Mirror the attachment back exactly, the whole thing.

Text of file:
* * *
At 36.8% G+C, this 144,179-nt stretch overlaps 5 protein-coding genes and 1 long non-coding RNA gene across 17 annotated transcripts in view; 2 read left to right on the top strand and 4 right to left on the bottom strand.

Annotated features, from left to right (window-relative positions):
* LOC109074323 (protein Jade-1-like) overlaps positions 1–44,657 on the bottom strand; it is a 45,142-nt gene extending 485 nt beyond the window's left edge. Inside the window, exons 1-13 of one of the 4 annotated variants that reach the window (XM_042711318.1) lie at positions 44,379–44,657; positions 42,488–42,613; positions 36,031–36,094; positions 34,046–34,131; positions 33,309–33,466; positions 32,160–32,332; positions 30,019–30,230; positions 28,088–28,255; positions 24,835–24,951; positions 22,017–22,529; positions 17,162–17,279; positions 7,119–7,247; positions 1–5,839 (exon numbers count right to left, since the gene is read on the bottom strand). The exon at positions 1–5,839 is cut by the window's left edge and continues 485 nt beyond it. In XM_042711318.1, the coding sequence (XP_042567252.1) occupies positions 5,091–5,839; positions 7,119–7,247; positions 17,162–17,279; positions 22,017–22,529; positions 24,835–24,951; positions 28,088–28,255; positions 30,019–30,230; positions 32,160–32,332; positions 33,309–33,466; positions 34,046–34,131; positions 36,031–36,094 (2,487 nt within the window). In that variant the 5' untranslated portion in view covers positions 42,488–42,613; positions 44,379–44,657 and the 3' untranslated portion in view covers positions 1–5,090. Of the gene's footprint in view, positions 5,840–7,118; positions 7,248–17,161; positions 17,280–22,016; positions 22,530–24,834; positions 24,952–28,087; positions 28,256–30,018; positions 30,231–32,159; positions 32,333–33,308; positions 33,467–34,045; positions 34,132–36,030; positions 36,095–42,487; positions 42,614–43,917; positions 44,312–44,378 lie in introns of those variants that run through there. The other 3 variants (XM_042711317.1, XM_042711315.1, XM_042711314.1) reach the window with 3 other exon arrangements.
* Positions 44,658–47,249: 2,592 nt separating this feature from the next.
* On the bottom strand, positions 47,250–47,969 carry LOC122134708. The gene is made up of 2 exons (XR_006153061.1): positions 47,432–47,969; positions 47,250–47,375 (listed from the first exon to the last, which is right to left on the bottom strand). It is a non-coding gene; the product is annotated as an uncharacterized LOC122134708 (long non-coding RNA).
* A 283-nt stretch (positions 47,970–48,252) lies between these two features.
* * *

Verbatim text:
At 36.8% G+C, this 144,179-nt stretch overlaps 5 protein-coding genes and 1 long non-coding RNA gene across 17 annotated transcripts in view; 2 read left to right on the top strand and 4 right to left on the bottom strand.

Annotated features, from left to right (window-relative positions):
* LOC109074323 (protein Jade-1-like) overlaps positions 1–44,657 on the bottom strand; it is a 45,142-nt gene extending 485 nt beyond the window's left edge. Inside the window, exons 1-13 of one of the 4 annotated variants that reach the window (XM_042711318.1) lie at positions 44,379–44,657; positions 42,488–42,613; positions 36,031–36,094; positions 34,046–34,131; positions 33,309–33,466; positions 32,160–32,332; positions 30,019–30,230; positions 28,088–28,255; positions 24,835–24,951; positions 22,017–22,529; positions 17,162–17,279; positions 7,119–7,247; positions 1–5,839 (exon numbers count right to left, since the gene is read on the bottom strand). The exon at positions 1–5,839 is cut by the window's left edge and continues 485 nt beyond it. In XM_042711318.1, the coding sequence (XP_042567252.1) occupies positions 5,091–5,839; positions 7,119–7,247; positions 17,162–17,279; positions 22,017–22,529; positions 24,835–24,951; positions 28,088–28,255; positions 30,019–30,230; positions 32,160–32,332; positions 33,309–33,466; positions 34,046–34,131; positions 36,031–36,094 (2,487 nt within the window). In that variant the 5' untranslated portion in view covers positions 42,488–42,613; positions 44,379–44,657 and the 3' untranslated portion in view covers positions 1–5,090. Of the gene's footprint in view, positions 5,840–7,118; positions 7,248–17,161; positions 17,280–22,016; positions 22,530–24,834; positions 24,952–28,087; positions 28,256–30,018; positions 30,231–32,159; positions 32,333–33,308; positions 33,467–34,045; positions 34,132–36,030; positions 36,095–42,487; positions 42,614–43,917; positions 44,312–44,378 lie in introns of those variants that run through there. The other 3 variants (XM_042711317.1, XM_042711315.1, XM_042711314.1) reach the window with 3 other exon arrangements.
* Positions 44,658–47,249: 2,592 nt separating this feature from the next.
* On the bottom strand, positions 47,250–47,969 carry LOC122134708. The gene is made up of 2 exons (XR_006153061.1): positions 47,432–47,969; positions 47,250–47,375 (listed from the first exon to the last, which is right to left on the bottom strand). It is a non-coding gene; the product is annotated as an uncharacterized LOC122134708 (long non-coding RNA).
* A 283-nt stretch (positions 47,970–48,252) lies between these two features.